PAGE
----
In 1943 and subsequent years United purchased in bulk assets from the liquidators of the Irish-American Savings and Loan Association, Mechanics Savings and Loan Association, Commercial Trust Company of New Jersey, and East Rutherford Savings, Loan and Building Association. In 1943, 1944, and 1945 all recoveries on assets purchased from the liquidators of the aforementioned banks over and above expenses were applied first to the costs of the assets. Only after the cost of all assets or claims purchased from a particular liquidator had been recovered would United return any of the recoveries on those assets as profits. Respondent determined that all recoveries should be treated as partly a return of cost and partly profit. Accordingly, he determined that the profits on recoveries from the assets purchased from the liquidators of the aforementioned banks should be increased in the amounts of $1,000, $10,000, and $26,000 in 1943, 1944, and 1945, respectively.
United did not attempt to allocate its cost among the various items purchased from a particular liquidator. There was no proper. rational, or reasonably accurate basis for allocating the cost among the individual items purchased.
United received certain real estate in Illinois as one of the assets purchased from the liquidator of the Kimball Trust and Savings Bank. The property was subject to back taxes and United employed a real estate tax specialist, Simeon K. Markham, to clear its title to the land. At Markham's request United obtained from the National Bank of Louisville, Kentucky, cashier's checks in the amounts of $2,000, $2,175, and $375 for the purpose of paying the accrued taxes on the above described land. The checks were mailed to Markham by an official of United in December 1945. Delays were encountered by Markham in clearing the title and additional taxes accrued. In 1947 new checks were sent to Markham in the correct amounts and the original cashier's checks were returned to United. United surrendered the original cashier's checks and its account was credited in the amount of $4,550. United deducted the $4,550 as taxes paid on its 1945 return. Respondent disallowed the deduction.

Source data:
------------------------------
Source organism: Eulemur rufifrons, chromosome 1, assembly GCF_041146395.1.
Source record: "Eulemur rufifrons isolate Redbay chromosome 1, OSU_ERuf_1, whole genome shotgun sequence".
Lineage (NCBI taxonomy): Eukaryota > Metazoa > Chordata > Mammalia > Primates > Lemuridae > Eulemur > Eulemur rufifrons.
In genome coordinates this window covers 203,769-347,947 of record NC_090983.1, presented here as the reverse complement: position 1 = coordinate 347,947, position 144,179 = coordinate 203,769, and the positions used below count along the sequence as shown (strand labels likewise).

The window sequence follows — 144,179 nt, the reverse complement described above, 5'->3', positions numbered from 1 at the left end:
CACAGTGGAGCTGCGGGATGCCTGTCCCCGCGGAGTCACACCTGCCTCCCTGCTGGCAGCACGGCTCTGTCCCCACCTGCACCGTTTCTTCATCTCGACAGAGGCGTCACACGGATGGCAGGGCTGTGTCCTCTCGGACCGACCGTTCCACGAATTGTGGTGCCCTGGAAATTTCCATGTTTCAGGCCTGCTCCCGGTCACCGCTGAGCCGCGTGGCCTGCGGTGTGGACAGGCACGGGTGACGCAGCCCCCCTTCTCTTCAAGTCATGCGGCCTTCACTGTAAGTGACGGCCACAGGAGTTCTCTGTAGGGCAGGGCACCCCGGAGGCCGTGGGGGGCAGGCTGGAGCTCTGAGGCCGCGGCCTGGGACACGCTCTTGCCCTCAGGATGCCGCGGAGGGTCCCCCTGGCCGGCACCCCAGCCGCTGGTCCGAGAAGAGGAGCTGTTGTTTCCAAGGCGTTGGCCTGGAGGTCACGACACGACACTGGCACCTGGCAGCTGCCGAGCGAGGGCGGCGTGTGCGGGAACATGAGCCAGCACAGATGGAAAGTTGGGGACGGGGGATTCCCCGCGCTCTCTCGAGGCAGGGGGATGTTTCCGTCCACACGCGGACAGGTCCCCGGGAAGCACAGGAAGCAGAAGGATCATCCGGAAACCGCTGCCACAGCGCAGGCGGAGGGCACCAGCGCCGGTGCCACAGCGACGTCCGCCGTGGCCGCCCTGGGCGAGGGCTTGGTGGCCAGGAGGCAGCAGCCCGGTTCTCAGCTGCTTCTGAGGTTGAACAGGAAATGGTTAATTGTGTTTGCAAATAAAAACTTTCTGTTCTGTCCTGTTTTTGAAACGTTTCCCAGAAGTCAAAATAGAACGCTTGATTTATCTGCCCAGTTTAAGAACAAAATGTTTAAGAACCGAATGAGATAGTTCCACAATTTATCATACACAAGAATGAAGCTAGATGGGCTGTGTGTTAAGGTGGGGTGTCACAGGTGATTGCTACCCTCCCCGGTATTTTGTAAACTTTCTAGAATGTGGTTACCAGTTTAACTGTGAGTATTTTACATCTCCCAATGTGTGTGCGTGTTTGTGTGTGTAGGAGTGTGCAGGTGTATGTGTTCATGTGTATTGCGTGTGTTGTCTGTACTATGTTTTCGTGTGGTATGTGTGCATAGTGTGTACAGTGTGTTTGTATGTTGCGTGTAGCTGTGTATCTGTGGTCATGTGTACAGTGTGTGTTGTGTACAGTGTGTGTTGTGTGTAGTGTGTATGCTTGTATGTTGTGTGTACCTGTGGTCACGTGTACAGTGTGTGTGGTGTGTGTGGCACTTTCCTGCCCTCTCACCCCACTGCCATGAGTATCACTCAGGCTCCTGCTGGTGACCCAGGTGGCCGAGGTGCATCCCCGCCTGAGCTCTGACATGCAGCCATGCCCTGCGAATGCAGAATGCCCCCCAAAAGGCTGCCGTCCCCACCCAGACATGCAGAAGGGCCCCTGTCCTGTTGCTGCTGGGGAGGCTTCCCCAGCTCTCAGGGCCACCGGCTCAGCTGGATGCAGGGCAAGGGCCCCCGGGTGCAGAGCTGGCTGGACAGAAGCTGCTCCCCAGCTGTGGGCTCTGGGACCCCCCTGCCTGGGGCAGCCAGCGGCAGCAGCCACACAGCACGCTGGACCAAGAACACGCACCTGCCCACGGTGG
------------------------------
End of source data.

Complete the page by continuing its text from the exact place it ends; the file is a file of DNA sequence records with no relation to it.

Each of the petitioners filed the required tax returns for each of the taxable years involved within the time prescribed by law, and notice of deficiency was mailed to each of the petitioners on January 15, 1952. Drybrough signed waivers of the statute of limitations for the years 1943 to 1946, inclusive, and Simpson signed waivers of the statute of limitations for the years 1944 to 1946, inclusive, which were in effect on January 15, 1952. No waiver of the statute of limitations was signed by United.
The two individual petitioners, Drybrough and Simpson, owned or controlled all of the outstanding stock of United, the corporate petitioner. During the taxable years involved the individual petitioners took more than $200,000 in checks from the corporation's incoming-mail basket. They cashed the checks and divided the proceeds in ratio to the amount of common stock owned or controlled by each. They thus caused the corporate income to be understated by the amount of the withdrawals, and no part of the amounts so received was reported on their individual income tax returns.